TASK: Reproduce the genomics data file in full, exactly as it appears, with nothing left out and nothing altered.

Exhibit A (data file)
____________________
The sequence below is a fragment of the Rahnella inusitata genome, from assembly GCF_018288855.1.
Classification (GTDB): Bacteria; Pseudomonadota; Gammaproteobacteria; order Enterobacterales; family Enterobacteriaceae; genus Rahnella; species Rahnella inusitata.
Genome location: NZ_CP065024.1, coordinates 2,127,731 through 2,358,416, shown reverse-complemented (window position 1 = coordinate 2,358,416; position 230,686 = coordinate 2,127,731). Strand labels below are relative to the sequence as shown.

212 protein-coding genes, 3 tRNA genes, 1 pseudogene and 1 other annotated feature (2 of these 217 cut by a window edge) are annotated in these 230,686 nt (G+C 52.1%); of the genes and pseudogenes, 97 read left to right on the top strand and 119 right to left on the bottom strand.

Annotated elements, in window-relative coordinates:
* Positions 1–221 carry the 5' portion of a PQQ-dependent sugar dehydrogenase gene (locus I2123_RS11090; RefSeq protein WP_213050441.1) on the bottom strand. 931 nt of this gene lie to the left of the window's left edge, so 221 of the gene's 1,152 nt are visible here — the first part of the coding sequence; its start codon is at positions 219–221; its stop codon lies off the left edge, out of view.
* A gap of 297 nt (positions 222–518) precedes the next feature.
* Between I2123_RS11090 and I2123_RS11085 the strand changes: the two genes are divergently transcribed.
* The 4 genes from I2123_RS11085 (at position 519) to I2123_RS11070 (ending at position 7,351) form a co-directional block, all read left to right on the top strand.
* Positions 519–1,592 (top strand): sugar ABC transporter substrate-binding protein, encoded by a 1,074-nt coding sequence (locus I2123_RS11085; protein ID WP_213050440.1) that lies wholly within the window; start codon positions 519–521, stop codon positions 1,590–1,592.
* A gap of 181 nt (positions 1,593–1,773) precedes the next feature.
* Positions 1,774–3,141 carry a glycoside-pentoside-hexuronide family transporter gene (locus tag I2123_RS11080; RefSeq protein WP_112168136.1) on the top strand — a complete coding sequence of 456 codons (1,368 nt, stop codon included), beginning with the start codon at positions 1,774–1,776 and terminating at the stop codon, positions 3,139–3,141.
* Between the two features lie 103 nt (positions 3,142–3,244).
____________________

The sequence below is a fragment of the Rahnella inusitata genome, from assembly GCF_018288855.1.
Classification (GTDB): Bacteria; Pseudomonadota; Gammaproteobacteria; order Enterobacterales; family Enterobacteriaceae; genus Rahnella; species Rahnella inusitata.
Genome location: NZ_CP065024.1, coordinates 2,127,731 through 2,358,416, shown reverse-complemented (window position 1 = coordinate 2,358,416; position 230,686 = coordinate 2,127,731). Strand labels below are relative to the sequence as shown.

212 protein-coding genes, 3 tRNA genes, 1 pseudogene and 1 other annotated feature (2 of these 217 cut by a window edge) are annotated in these 230,686 nt (G+C 52.1%); of the genes and pseudogenes, 97 read left to right on the top strand and 119 right to left on the bottom strand.

Annotated elements, in window-relative coordinates:
* Positions 1–221 carry the 5' portion of a PQQ-dependent sugar dehydrogenase gene (locus I2123_RS11090; RefSeq protein WP_213050441.1) on the bottom strand. 931 nt of this gene lie to the left of the window's left edge, so 221 of the gene's 1,152 nt are visible here — the first part of the coding sequence; its start codon is at positions 219–221; its stop codon lies off the left edge, out of view.
* A gap of 297 nt (positions 222–518) precedes the next feature.
* Between I2123_RS11090 and I2123_RS11085 the strand changes: the two genes are divergently transcribed.
* The 4 genes from I2123_RS11085 (at position 519) to I2123_RS11070 (ending at position 7,351) form a co-directional block, all read left to right on the top strand.
* Positions 519–1,592 (top strand): sugar ABC transporter substrate-binding protein, encoded by a 1,074-nt coding sequence (locus I2123_RS11085; protein ID WP_213050440.1) that lies wholly within the window; start codon positions 519–521, stop codon positions 1,590–1,592.
* A gap of 181 nt (positions 1,593–1,773) precedes the next feature.
* Positions 1,774–3,141 carry a glycoside-pentoside-hexuronide family transporter gene (locus tag I2123_RS11080; RefSeq protein WP_112168136.1) on the top strand — a complete coding sequence of 456 codons (1,368 nt, stop codon included), beginning with the start codon at positions 1,774–1,776 and terminating at the stop codon, positions 3,139–3,141.
* Between the two features lie 103 nt (positions 3,142–3,244).